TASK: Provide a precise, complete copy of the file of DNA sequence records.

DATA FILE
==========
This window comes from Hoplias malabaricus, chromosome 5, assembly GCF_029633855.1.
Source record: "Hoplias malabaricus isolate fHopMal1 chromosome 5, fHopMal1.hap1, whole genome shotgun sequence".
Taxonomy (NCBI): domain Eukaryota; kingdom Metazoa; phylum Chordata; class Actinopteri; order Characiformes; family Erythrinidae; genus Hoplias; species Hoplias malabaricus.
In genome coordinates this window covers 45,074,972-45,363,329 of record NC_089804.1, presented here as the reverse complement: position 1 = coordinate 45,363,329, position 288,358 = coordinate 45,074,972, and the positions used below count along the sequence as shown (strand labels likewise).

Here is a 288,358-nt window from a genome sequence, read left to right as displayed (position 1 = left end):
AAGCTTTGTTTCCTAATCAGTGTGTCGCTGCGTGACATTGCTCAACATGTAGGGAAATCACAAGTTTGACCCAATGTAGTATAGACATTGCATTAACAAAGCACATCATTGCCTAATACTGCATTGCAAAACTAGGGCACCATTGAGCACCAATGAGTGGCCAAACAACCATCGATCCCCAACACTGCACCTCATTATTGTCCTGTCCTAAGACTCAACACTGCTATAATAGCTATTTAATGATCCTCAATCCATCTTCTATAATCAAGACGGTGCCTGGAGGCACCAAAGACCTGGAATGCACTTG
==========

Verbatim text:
This window comes from Hoplias malabaricus, chromosome 5, assembly GCF_029633855.1.
Source record: "Hoplias malabaricus isolate fHopMal1 chromosome 5, fHopMal1.hap1, whole genome shotgun sequence".
Taxonomy (NCBI): domain Eukaryota; kingdom Metazoa; phylum Chordata; class Actinopteri; order Characiformes; family Erythrinidae; genus Hoplias; species Hoplias malabaricus.
In genome coordinates this window covers 45,074,972-45,363,329 of record NC_089804.1, presented here as the reverse complement: position 1 = coordinate 45,363,329, position 288,358 = coordinate 45,074,972, and the positions used below count along the sequence as shown (strand labels likewise).

Here is a 288,358-nt window from a genome sequence, read left to right as displayed (position 1 = left end):
AAGCTTTGTTTCCTAATCAGTGTGTCGCTGCGTGACATTGCTCAACATGTAGGGAAATCACAAGTTTGACCCAATGTAGTATAGACATTGCATTAACAAAGCACATCATTGCCTAATACTGCATTGCAAAACTAGGGCACCATTGAGCACCAATGAGTGGCCAAACAACCATCGATCCCCAACACTGCACCTCATTATTGTCCTGTCCTAAGACTCAACACTGCTATAATAGCTATTTAATGATCCTCAATCCATCTTCTATAATCAAGACGGTGCCTGGAGGCACCAAAGACCTGGAATGCACTTG